You may find that an ABA routing number is required when you go to perform certain financial interactions. This might come across as technical financial jargon, but an ABA routing number is actually a simple, commonly used item in the banking world.
Also referred to as an RTN (routing transfer number) or simply a routing number, an ABA routing number is a nine-digit code that is used to identify a banking institution.
The acronym “ABA” stands for the American Bankers Association, as ABA numbers are exclusively assigned to financial companies within the United States. The first routing numbers were created in 1910 by the ABA to help clarify the confusion that had been caused by written checks. Since then they’ve come to be utilized with many other financial transactions of both a digital and physical nature.
How to Find an ABA Routing Number
If you’re wondering how you can find the ABA routing number for your own bank, there are a few ways to do so:
- Paper checks: The first option is to look at a check from your bank. Your routing number will be located in the bottom left-hand corner. Typically it’s next to your account number and check number. The routing number should always be the nine digits farthest to the left.
- Contact your bank: The second option is to contact your bank directly. You can do this via a phone call, email, or even an online chat. You may have to answer a few security questions first, but a customer support representative should eventually be able to give you the routing number you’re looking for.
- Find it on your bank’s website: Many banks will keep their routing number on their website. Sometimes it’s right on the site’s header, footer, or a public page. At other times you may have to log into your online bank account to access the information.
- Check the ABA website: If all else fails, you can find your routing number on the official ABA website. Simply agree to the terms and agreement form to access the search engine and then enter your financial institution’s name, city, state, and zip code.
- Conduct an online search for your bank’s routing number: Many sites provide the routing numbers for specific banks and credit unions. Simply Google your bank’s name and the term “routing number” and see if you can locate what you’re looking for.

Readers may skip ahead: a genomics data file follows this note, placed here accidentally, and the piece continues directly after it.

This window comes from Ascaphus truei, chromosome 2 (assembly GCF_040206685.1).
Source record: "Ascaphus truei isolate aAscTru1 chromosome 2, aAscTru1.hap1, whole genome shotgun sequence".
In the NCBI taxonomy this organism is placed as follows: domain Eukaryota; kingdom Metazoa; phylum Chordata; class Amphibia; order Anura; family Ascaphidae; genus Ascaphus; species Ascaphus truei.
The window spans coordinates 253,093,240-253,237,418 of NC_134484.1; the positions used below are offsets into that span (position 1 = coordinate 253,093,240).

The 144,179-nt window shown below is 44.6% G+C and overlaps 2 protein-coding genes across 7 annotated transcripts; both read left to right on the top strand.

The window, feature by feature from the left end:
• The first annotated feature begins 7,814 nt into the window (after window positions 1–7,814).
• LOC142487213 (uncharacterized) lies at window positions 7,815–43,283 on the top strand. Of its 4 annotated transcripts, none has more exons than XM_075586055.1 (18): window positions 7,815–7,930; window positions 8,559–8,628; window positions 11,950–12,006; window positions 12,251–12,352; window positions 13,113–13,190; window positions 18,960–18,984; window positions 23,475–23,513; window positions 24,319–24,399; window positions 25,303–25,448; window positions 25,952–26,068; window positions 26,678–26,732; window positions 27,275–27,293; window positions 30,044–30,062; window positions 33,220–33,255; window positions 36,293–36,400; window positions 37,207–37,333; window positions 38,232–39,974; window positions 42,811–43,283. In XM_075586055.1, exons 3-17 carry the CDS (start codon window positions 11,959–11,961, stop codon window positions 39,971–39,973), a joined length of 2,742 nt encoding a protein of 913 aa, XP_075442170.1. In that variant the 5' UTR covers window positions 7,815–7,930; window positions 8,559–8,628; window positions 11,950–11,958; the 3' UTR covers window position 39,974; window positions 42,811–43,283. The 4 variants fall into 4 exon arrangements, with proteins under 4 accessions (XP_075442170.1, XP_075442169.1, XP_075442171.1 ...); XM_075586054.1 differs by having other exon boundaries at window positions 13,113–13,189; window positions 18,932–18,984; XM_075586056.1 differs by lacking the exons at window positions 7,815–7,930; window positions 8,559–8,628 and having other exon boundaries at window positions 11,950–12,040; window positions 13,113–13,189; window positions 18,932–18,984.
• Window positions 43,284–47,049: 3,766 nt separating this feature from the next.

When Is a Routing Number Used?
Routing numbers are used for a wide variety of financial interactions. They help banks identify who is sending funds, receiving funds, or both. Some of the most common uses for routing numbers include:
- Electronic funds withdrawals.
- Transferring money between banks.
- Automatic bill payments.
- Online and ACH (automated clearing house) payments.
- Processing checks.
- Wire transfers.
- Direct deposits.
- Paying taxes.
Typically when a routing number is requested, it must come from the bank where an individual originally opened their account, not their current location.
Routing Number vs. Account Number
There are typically three numbers on the bottom left-hand side of a written check. The shortest of these is usually the check number, and it is simply the number of the check being written. However, the two remaining serials can be both long and confusing.
The one on the right is an account number, and it signifies the individual checking account from which funds are being drawn or to which they’re being deposited. This number helps to identify the individual or business that has a claim to the funds and is performing a transaction.
The left number is the nine-digit routing number. This ABA number distinguishes which bank, credit union, or other financial institution is performing the transaction of transferring the funds.
Both numbers are critical pieces of a successful transaction and must be properly identified when providing information to a financial institution.
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